TAMPA, Fla. — After a few days here talking to GOP insiders, it’s clear that there are quite a few of what I would call nervously optimistic Republicans.
A mix of party professionals and movement-oriented conservatives, these Republicans believe wholeheartedly that Mitt Romney can beat President Barack Obama on Nov. 6, but are worried he won’t do what’s necessary to win. And they tend to have divergent opinions about what “necessary” is. The two most common arguments? That Romney should go big and broaden his argument beyond simply a focus on the economy and jobs and that he should focus only on the economy and jobs.
A new poll conducted by GOP pollster David Winston for the Republican super PAC American Action Network indicates that both arguments have merit, but that a winning campaign for Romney will include both lines of attack.
The survey’s findings suggest that relentlessly focusing on the economy and jobs gives the Republican presidential ticket its best opportunity to capture independent voters and deflect the central attack being leveled by Obama. However, selecting House Budget Chairman Paul Ryan as his running mate and going on the attack on Medicare has also proved valuable for the GOP, according to a comparison of political messages tested by Winston in this poll.
In the poll, which Winston tells me had a plus-two, self-identified Democratic sample and a plus-three self-identified moderates over conservatives sample, 1,000 registered voters — particularly independent voters — responded more favorably to a jobs-oriented test message than to a message that focuses on saving Medicare in its current form.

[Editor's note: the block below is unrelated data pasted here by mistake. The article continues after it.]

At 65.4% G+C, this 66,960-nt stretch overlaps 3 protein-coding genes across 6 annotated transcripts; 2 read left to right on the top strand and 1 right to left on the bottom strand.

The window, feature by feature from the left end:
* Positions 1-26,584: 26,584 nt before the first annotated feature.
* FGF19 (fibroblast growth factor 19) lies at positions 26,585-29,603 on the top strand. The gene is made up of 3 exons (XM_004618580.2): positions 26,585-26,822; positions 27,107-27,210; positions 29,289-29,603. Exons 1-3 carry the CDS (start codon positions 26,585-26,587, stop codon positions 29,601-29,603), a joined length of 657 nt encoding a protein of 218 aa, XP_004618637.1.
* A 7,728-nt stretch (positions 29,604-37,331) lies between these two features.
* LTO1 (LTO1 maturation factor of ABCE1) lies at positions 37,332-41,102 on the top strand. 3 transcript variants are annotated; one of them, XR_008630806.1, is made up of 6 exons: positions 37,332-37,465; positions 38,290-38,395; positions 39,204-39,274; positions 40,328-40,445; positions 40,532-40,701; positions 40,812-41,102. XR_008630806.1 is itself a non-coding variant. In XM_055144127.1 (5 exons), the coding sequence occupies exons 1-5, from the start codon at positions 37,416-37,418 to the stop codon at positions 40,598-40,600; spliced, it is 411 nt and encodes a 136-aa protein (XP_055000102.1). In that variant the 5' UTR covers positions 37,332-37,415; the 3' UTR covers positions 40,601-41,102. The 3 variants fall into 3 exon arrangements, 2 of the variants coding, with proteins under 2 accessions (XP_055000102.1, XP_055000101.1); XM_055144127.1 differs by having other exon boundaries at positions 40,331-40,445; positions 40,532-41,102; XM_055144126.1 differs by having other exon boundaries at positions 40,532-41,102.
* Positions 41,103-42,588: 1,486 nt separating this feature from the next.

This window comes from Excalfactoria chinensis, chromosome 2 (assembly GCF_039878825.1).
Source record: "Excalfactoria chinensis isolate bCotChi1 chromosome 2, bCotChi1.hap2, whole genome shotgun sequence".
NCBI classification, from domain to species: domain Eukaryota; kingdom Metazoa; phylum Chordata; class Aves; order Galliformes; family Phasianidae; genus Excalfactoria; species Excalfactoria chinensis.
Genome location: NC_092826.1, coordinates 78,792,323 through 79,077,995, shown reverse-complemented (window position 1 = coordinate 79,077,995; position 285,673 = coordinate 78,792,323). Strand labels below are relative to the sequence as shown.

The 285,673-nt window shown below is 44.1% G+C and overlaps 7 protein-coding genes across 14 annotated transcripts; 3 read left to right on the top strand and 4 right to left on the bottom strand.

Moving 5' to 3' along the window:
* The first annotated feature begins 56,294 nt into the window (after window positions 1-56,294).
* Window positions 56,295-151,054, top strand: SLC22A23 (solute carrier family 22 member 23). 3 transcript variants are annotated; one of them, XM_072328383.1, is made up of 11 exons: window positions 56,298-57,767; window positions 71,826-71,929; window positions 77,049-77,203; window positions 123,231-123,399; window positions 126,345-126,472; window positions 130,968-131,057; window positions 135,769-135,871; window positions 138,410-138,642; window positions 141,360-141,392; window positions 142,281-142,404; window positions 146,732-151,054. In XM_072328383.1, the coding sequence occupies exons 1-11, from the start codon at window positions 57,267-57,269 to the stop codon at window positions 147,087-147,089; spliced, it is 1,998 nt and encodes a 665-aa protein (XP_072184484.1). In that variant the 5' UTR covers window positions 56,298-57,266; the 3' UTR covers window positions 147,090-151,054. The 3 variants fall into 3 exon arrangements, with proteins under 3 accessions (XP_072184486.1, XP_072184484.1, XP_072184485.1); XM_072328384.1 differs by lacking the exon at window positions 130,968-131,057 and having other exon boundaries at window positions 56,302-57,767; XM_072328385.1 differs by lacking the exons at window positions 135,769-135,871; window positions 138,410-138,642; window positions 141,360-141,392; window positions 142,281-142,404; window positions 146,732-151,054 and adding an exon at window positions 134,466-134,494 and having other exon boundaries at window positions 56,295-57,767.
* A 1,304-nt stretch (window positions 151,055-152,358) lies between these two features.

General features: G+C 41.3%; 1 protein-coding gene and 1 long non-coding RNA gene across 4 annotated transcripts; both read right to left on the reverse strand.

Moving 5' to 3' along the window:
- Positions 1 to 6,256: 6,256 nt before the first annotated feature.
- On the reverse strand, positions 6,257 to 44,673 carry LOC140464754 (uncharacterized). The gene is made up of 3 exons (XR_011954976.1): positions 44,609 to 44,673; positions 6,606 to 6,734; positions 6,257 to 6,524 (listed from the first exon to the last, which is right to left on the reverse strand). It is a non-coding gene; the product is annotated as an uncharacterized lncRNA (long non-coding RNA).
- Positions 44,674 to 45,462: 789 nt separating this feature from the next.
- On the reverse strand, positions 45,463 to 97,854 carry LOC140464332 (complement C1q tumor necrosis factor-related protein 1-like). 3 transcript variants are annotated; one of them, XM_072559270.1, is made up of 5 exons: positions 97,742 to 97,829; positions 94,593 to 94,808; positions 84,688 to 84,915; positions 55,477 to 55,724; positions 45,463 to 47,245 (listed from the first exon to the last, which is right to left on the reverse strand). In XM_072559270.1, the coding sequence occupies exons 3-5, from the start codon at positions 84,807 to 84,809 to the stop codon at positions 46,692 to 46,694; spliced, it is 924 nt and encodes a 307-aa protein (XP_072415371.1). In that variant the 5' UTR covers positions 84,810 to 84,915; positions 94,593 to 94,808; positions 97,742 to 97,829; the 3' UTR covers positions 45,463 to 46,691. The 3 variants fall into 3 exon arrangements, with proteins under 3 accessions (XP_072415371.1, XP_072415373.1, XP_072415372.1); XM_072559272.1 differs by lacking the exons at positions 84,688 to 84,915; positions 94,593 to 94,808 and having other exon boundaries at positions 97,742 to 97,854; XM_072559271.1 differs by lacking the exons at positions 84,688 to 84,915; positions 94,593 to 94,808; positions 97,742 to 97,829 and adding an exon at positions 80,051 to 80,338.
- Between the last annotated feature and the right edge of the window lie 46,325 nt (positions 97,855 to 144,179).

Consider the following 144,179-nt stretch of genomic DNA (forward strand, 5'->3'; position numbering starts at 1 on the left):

The survey, conducted Aug. 17-19 and with a 3.1-point error margin, also found that the 2010 health care law remains unpopular and that Romney’s Medicare attacks on Obama have “neutralized” Democratic attempts to damage Republicans by tying them to the Ryan budget passed by the Republican-controlled House. Among the poll's findings:
In a message test, the “candidate who has a clear plan for economic growth and job creation” beat the candidate “who says he or she will work to save the Medicare system,” 66 percent to 26 percent. Among independent voters, the economic-oriented message won, 77 percent to 17 percent. Seniors also favored that message, 48 percent to 36 percent.
Voters disapprove of the 2010 overhaul, which Republicans refer to as “Obamacare,” 53 percent to 43 percent. Independents oppose the law by a larger margin of 56 percent to 37 percent.
Those two pieces of polling data suggest that Republicans have something to gain both from pushing a jobs-centric message and from reminding voters that they don’t like Obama’s signature legislation achievement.
And yet, additional findings from the survey indicate that if Republicans get bogged down in other issues and ignore the economy as a central theme, they do so at some peril.
When voters were asked “which was more important, reducing government spending or creating jobs, they chose creating jobs by a 70 percent to 27 percent margin,” according to the polling memo. “Additionally, when voters were asked which was the more important question this fall, ‘Where are the jobs?’ or ‘What should be the size and role of government?’ people chose jobs by a 61-35 margin.”
One interesting finding of note on Medicare: When Obama’s message was tested against Romney’s message, the president’s message won by a statistically insignificant margin of 48 percent to 47 percent.
The language used for Obama’s message: “Democrat candidate who says that the Romney-Ryan plan will end Medicare as we know it and turn it into a voucher system.” The language used for Romney’s message: “The Republican candidate who says that President Obama cut $700 billion from Medicare for current seniors to fund his health care plan.”